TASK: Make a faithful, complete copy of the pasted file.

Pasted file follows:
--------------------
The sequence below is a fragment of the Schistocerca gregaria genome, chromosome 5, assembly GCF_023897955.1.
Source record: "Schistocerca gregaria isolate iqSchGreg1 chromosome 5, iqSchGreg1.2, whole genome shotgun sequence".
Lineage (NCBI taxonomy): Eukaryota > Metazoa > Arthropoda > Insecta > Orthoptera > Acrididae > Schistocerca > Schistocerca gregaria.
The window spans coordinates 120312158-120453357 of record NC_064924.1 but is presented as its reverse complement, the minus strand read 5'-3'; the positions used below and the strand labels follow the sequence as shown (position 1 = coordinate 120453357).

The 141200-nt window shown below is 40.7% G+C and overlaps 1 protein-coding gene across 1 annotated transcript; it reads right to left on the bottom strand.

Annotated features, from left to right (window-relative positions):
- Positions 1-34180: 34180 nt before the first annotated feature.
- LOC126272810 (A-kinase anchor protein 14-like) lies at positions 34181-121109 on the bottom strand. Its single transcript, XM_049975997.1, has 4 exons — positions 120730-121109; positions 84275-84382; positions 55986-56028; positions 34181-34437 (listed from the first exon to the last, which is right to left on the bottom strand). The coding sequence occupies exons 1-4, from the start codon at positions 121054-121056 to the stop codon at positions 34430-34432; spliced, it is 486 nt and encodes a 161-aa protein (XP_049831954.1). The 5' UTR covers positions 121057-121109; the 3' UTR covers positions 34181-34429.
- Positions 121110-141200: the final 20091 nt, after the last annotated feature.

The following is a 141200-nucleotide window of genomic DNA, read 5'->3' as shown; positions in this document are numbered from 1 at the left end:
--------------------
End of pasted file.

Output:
The sequence below is a fragment of the Schistocerca gregaria genome, chromosome 5, assembly GCF_023897955.1.
Source record: "Schistocerca gregaria isolate iqSchGreg1 chromosome 5, iqSchGreg1.2, whole genome shotgun sequence".
Lineage (NCBI taxonomy): Eukaryota > Metazoa > Arthropoda > Insecta > Orthoptera > Acrididae > Schistocerca > Schistocerca gregaria.
The window spans coordinates 120312158-120453357 of record NC_064924.1 but is presented as its reverse complement, the minus strand read 5'-3'; the positions used below and the strand labels follow the sequence as shown (position 1 = coordinate 120453357).

The 141200-nt window shown below is 40.7% G+C and overlaps 1 protein-coding gene across 1 annotated transcript; it reads right to left on the bottom strand.

Annotated features, from left to right (window-relative positions):
- Positions 1-34180: 34180 nt before the first annotated feature.
- LOC126272810 (A-kinase anchor protein 14-like) lies at positions 34181-121109 on the bottom strand. Its single transcript, XM_049975997.1, has 4 exons — positions 120730-121109; positions 84275-84382; positions 55986-56028; positions 34181-34437 (listed from the first exon to the last, which is right to left on the bottom strand). The coding sequence occupies exons 1-4, from the start codon at positions 121054-121056 to the stop codon at positions 34430-34432; spliced, it is 486 nt and encodes a 161-aa protein (XP_049831954.1). The 5' UTR covers positions 121057-121109; the 3' UTR covers positions 34181-34429.
- Positions 121110-141200: the final 20091 nt, after the last annotated feature.

The following is a 141200-nucleotide window of genomic DNA, read 5'->3' as shown; positions in this document are numbered from 1 at the left end: